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Germany Things to Do: 1,227 reviews and 1,979 photos

  NRW by Leipzig
by Leipzig

North Rhine-Westphalia is with nearly 18 million inhabitants the most populous state. It extends from the Belgian and Dutch border to the Weser Valley. To the north is the Münsterland and the Teutoburger Forest. South of Münsterland is the heavily industrialised Ruhrgebiet, the land of coal and steel. Nearly half of its people live in large cities with more than 100,000 inhabitants; at 527 persons per square kilometer, its population density is one of the highest in Europe. Formerly an industrial landscape dominated by factory smokestacks it has chanced to a more green and liveable region. Today it is a vibrant centre of culture with many museums, theatres, art galleries and opera houses. Main cities in this area are Duisburg with Germany’s largest internal port, Essen, home of Germany’s newest UNESCO World Heritage site, the Zollverein Coke Plant and Dortmund, with its important brewing industry. South of the Ruhr region is Wuppertal with its unique suspension railway: Schwebebahn. West from Wuppertal lies Düsseldorf, the important commercial and cultural centre is the state capital and home of the Alt-Beer. The heart of the city is the Königsallee or ‘Kö’, a wide boulevard bisected by a waterway and lined with trees, cafés, fashionable shops and modern shopping arcades. Cologne, south of Düsseldorf, was founded by the Romans and developed to an important commercial and media centre. With almost one million inhabitants it is the fourth largest German city. Cologne is dominated by the world famous Cathedral. The beautiful spa town of Aachen is the westernmost German city and was once capital of Charlemagne‘s empire. It is dominated by the Cathedral and the 14th-century town hall. In the south of North Rhine-Westphalia is Bonn, the former capital of Germany. The eastern part of the state is the Sauerland Region, an area of lakes, forests and hills, providing good skiing in winter and walks at any time.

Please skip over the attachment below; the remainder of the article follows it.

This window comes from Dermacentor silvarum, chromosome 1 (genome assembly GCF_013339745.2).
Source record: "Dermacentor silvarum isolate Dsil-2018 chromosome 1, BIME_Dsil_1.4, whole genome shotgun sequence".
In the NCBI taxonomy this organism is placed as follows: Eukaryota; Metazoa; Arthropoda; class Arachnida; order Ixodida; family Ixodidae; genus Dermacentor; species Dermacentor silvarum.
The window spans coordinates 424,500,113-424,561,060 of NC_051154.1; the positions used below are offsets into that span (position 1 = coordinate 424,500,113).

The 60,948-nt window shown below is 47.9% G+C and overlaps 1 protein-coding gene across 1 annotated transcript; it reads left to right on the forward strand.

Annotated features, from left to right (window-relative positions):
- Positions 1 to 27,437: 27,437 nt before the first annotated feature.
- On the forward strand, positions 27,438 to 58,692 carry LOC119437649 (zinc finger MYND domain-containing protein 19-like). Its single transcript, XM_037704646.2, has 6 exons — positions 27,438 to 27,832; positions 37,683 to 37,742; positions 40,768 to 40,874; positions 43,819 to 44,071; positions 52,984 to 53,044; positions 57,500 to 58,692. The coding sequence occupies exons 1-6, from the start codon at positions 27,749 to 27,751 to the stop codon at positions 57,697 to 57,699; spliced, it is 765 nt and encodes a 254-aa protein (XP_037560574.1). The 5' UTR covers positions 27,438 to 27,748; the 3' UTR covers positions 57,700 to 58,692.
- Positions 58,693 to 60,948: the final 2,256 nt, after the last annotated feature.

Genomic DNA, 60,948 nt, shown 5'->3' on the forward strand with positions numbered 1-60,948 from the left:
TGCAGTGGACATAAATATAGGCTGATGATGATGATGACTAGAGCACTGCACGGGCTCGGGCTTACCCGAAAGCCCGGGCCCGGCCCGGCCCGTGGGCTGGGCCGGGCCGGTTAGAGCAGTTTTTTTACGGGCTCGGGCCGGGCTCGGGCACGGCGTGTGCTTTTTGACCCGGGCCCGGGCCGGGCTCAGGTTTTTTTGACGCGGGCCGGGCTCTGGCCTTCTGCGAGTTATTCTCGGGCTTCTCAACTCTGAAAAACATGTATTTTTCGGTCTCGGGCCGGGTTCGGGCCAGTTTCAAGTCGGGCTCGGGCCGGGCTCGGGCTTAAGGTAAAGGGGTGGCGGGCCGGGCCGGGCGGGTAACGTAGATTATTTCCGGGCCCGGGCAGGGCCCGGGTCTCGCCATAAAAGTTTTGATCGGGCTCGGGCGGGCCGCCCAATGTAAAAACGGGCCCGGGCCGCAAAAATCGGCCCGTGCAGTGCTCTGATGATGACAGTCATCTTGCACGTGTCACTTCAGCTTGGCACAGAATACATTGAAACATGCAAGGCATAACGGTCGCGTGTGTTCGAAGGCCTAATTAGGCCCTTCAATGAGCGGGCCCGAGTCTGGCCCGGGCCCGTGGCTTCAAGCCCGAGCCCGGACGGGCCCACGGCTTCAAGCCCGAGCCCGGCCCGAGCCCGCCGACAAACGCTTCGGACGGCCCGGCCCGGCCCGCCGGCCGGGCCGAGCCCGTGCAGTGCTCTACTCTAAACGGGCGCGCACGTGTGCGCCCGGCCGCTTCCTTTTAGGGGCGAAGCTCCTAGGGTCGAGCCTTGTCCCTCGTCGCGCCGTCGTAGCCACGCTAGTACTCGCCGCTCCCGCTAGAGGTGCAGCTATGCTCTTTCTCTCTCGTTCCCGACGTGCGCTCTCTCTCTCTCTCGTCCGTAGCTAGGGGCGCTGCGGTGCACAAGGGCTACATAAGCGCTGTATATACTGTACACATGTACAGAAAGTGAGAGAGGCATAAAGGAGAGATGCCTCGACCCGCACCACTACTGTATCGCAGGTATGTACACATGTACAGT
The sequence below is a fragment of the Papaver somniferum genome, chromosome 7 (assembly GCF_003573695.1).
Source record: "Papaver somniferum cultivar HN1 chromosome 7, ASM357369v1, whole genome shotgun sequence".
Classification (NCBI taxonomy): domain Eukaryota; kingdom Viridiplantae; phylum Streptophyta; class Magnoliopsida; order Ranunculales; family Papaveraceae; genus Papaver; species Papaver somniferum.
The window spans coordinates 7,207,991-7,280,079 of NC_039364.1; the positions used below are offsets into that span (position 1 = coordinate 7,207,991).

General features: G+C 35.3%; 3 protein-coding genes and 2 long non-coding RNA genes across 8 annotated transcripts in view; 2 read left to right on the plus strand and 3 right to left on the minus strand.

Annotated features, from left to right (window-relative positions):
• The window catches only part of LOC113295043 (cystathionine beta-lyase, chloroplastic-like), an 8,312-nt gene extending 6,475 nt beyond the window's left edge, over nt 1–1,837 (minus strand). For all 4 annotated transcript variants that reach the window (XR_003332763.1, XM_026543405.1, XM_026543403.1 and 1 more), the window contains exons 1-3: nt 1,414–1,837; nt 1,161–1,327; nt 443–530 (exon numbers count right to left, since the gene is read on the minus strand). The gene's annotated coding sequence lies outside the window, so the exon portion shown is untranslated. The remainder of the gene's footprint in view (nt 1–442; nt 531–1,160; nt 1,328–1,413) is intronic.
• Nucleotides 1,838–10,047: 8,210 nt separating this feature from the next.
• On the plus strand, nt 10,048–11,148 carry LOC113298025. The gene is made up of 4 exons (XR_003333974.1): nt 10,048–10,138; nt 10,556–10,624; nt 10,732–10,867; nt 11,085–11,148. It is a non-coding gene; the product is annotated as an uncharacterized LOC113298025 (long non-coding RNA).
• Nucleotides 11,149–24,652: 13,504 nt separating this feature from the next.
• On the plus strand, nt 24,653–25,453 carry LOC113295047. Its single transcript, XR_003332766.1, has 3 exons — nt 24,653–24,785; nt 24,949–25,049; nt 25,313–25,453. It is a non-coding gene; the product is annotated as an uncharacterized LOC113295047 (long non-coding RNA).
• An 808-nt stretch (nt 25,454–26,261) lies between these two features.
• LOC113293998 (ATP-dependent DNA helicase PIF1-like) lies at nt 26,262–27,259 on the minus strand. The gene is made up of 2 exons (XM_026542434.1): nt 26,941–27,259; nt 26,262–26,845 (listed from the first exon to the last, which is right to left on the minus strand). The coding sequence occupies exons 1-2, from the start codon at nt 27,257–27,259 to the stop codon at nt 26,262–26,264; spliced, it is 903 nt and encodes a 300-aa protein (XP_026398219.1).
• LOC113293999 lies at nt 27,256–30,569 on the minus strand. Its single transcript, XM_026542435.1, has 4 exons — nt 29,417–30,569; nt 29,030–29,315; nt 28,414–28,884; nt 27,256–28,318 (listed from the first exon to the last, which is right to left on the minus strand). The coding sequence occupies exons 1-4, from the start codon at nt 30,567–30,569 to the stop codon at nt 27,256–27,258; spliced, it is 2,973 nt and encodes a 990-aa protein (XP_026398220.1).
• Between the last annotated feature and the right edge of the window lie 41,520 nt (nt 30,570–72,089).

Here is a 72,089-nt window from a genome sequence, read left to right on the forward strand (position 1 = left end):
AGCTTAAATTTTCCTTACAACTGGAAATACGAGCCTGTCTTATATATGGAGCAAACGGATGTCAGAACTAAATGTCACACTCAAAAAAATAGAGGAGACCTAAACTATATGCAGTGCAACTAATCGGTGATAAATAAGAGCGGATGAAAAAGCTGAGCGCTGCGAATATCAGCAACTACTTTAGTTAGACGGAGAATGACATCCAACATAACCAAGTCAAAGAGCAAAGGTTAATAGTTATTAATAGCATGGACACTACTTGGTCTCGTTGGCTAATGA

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  • Updated Feb 24, 2010
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